Many people work hard to make Cornwall the popular and welcoming destination it is every summer, especially our local police. Each summer the population across the South West rises from 1.5million to 8million as tourists flock to our beaches but the number of police remains constant. Whilst many of us are able to take time off in the summer months to spend time with family members, police officers have to work harder to look after our communities.
In recent weeks I have been working with Devon and Cornwall Police to highlight to Ministers the extra demands imposed upon policing resources every summer, and to press for a new funding settlement that recognises this.
It is very important to me that our police officers have the support they need, at what is a time of great change for policing.
There has been cross-party agreement that police spending cannot be exempted from the national need to make savings, and that the focus of policing needs to shift to deploying officers on the frontline more effectively. This has led to policing reforms being implemented across the country.
Figures released last month show that recorded crime in England and Wales fell by four percent over the past year, with the murder rate falling to the lowest level since 1983. We are very fortunate to live in a low crime area. You can visit www.police.uk and see this information.
Such progress couldn’t have been made without the incredible commitment of our police officers, countless numbers of whom everyday display dedication and personal courage that goes above and beyond the call of duty.
I meet regularly with local police officers to keep up to date with their thoughts on policing in Truro and Falmouth and am always struck by their spirit of public service, and particular keenness to engage with the communities they protect. For example, in Falmouth, the newly formed ‘Street Watch’ initiative is an excellent example of this community focus. Local residents, trained and supported by serving police officers, patrol the beach area in high-visibility jackets deterring low level crime, and pass on useful information to their police colleagues. Others volunteer as Special Constables and join the ranks of the police in their spare time. This commitment to duty shows their dedication to their local communities.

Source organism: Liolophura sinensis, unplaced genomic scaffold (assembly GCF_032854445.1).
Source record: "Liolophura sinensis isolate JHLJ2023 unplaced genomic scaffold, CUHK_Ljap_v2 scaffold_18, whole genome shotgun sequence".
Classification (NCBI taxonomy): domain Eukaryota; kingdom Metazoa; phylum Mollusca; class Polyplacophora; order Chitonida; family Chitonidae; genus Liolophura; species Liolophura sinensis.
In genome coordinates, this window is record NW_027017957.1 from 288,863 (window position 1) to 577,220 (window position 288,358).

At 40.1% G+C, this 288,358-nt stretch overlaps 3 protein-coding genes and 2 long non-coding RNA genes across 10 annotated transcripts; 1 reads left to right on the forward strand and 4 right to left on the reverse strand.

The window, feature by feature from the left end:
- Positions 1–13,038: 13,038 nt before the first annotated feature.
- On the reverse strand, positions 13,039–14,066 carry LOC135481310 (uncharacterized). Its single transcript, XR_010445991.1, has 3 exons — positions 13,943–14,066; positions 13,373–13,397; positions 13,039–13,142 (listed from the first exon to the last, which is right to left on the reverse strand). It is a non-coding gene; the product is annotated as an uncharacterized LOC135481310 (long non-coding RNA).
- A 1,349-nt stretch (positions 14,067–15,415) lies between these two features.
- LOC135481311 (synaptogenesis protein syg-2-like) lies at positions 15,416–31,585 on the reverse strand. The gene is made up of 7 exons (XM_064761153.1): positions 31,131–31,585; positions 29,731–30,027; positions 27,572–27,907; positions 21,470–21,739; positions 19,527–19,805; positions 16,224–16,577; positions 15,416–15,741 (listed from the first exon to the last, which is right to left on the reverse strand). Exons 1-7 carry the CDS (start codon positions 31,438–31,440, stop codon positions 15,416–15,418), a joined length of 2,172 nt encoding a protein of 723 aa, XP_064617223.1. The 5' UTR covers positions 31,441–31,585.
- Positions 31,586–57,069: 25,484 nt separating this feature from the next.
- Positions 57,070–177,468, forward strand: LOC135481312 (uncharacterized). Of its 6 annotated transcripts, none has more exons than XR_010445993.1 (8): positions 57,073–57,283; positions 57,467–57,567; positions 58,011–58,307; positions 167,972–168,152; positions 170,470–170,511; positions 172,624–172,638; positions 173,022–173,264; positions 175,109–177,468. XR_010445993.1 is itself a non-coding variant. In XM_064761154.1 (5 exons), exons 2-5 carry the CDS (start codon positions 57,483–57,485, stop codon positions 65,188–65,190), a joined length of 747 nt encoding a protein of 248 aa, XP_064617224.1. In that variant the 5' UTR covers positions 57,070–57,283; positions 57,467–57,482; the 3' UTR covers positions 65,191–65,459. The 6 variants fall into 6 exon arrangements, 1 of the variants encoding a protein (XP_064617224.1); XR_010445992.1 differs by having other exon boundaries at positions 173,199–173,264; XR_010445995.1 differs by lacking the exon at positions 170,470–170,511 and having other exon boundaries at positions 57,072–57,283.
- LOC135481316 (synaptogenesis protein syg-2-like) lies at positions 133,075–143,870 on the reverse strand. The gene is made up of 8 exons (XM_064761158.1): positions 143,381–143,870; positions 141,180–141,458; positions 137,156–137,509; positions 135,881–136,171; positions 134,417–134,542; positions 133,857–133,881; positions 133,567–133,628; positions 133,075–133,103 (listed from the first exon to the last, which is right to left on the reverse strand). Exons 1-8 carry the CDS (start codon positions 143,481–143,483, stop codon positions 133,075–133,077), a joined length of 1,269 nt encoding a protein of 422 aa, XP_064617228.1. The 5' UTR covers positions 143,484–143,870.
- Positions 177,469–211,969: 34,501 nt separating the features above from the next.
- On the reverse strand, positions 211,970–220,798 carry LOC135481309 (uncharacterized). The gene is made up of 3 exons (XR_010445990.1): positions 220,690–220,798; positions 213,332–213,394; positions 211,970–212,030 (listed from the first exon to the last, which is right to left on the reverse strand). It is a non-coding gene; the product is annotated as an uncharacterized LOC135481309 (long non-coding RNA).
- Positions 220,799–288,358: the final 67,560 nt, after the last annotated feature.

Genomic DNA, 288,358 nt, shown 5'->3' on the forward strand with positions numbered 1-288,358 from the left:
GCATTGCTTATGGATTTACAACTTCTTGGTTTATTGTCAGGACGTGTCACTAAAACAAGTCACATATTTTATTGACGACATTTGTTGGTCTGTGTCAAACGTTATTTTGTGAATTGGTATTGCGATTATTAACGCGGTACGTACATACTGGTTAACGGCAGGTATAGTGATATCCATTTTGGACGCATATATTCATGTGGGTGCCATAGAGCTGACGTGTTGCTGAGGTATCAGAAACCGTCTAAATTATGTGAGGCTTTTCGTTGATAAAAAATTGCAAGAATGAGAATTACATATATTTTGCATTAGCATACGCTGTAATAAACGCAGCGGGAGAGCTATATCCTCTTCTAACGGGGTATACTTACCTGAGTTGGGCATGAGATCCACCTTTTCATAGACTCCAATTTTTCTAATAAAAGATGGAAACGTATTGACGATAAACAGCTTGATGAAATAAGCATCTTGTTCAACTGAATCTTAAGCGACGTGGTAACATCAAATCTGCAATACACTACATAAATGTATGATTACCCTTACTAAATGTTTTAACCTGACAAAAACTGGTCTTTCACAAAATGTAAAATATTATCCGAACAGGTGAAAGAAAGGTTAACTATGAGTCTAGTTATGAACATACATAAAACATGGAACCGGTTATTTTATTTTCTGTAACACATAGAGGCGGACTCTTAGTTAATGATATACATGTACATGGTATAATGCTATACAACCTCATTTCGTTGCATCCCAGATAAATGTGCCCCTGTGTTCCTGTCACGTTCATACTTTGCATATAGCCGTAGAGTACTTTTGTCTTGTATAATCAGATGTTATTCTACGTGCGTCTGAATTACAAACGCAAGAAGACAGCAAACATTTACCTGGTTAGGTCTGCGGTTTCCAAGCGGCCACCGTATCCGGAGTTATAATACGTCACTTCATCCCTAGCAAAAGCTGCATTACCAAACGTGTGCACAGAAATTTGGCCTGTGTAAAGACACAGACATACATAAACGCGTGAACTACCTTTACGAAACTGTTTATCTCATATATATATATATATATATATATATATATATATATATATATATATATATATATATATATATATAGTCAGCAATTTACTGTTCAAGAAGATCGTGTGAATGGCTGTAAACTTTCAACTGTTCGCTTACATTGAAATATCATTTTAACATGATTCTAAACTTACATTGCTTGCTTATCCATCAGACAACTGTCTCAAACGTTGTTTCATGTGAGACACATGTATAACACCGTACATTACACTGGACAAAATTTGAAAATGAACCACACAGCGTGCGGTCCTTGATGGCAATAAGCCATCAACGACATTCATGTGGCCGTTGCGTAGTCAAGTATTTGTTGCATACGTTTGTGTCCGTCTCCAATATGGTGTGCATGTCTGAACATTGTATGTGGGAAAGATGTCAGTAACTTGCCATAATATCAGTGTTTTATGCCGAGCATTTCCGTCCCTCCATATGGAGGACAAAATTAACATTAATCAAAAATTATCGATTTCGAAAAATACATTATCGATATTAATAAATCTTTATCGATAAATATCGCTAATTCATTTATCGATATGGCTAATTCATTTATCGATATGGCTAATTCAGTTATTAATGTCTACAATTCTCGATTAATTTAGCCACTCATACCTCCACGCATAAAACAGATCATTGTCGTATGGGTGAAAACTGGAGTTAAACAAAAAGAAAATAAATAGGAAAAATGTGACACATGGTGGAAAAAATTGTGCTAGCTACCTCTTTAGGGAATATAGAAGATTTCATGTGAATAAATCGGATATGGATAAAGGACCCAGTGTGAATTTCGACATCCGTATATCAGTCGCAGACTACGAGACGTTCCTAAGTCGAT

On Saturday night I joined the volunteer marshals at the Falmouth Carnival. With financial support from Falmouth Town Council for high-visibility jackets and radios, the marshals have been trained by the police to help ensure the growing number of very popular events hosted in Falmouth run smoothly.
The police need our support more than ever and I will continue to support initiatives, often led by local businesses, parish councils and residents that take some of the strain from the police.
Such engagement with the public will continue to develop with the election of a Police and Crime Commissioner for Devon and Cornwall in November. The successful candidate will have a unique opportunity to ensure that the priorities and wishes of the public are at the heart of local policing.